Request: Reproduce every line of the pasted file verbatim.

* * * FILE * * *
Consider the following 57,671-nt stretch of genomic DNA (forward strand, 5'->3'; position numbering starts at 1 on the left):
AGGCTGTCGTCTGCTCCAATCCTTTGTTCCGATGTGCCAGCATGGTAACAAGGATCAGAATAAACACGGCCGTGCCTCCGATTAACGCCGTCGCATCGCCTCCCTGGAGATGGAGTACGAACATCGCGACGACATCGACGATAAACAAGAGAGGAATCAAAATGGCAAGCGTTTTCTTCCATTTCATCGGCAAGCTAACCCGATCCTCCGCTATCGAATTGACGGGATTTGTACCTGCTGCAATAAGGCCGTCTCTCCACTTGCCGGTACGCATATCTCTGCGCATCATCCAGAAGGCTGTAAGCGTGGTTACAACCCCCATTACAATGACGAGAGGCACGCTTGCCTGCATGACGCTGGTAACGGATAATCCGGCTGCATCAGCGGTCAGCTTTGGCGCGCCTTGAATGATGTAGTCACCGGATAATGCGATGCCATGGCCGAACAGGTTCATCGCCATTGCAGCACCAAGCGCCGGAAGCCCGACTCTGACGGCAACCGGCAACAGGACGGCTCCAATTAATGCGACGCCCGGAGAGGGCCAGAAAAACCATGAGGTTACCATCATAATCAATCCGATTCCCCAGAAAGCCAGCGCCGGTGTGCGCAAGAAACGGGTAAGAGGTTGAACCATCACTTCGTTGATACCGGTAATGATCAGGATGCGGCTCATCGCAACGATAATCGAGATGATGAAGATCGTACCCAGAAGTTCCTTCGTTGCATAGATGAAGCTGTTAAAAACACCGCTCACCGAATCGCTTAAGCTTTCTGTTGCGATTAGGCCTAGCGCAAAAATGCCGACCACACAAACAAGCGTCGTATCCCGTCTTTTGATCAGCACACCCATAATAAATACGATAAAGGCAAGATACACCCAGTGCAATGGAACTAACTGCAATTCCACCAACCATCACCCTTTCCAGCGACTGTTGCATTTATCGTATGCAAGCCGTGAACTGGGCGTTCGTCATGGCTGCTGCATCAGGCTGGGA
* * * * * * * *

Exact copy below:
Consider the following 57,671-nt stretch of genomic DNA (forward strand, 5'->3'; position numbering starts at 1 on the left):
AGGCTGTCGTCTGCTCCAATCCTTTGTTCCGATGTGCCAGCATGGTAACAAGGATCAGAATAAACACGGCCGTGCCTCCGATTAACGCCGTCGCATCGCCTCCCTGGAGATGGAGTACGAACATCGCGACGACATCGACGATAAACAAGAGAGGAATCAAAATGGCAAGCGTTTTCTTCCATTTCATCGGCAAGCTAACCCGATCCTCCGCTATCGAATTGACGGGATTTGTACCTGCTGCAATAAGGCCGTCTCTCCACTTGCCGGTACGCATATCTCTGCGCATCATCCAGAAGGCTGTAAGCGTGGTTACAACCCCCATTACAATGACGAGAGGCACGCTTGCCTGCATGACGCTGGTAACGGATAATCCGGCTGCATCAGCGGTCAGCTTTGGCGCGCCTTGAATGATGTAGTCACCGGATAATGCGATGCCATGGCCGAACAGGTTCATCGCCATTGCAGCACCAAGCGCCGGAAGCCCGACTCTGACGGCAACCGGCAACAGGACGGCTCCAATTAATGCGACGCCCGGAGAGGGCCAGAAAAACCATGAGGTTACCATCATAATCAATCCGATTCCCCAGAAAGCCAGCGCCGGTGTGCGCAAGAAACGGGTAAGAGGTTGAACCATCACTTCGTTGATACCGGTAATGATCAGGATGCGGCTCATCGCAACGATAATCGAGATGATGAAGATCGTACCCAGAAGTTCCTTCGTTGCATAGATGAAGCTGTTAAAAACACCGCTCACCGAATCGCTTAAGCTTTCTGTTGCGATTAGGCCTAGCGCAAAAATGCCGACCACACAAACAAGCGTCGTATCCCGTCTTTTGATCAGCACACCCATAATAAATACGATAAAGGCAAGATACACCCAGTGCAATGGAACTAACTGCAATTCCACCAACCATCACCCTTTCCAGCGACTGTTGCATTTATCGTATGCAAGCCGTGAACTGGGCGTTCGTCATGGCTGCTGCATCAGGCTGGGA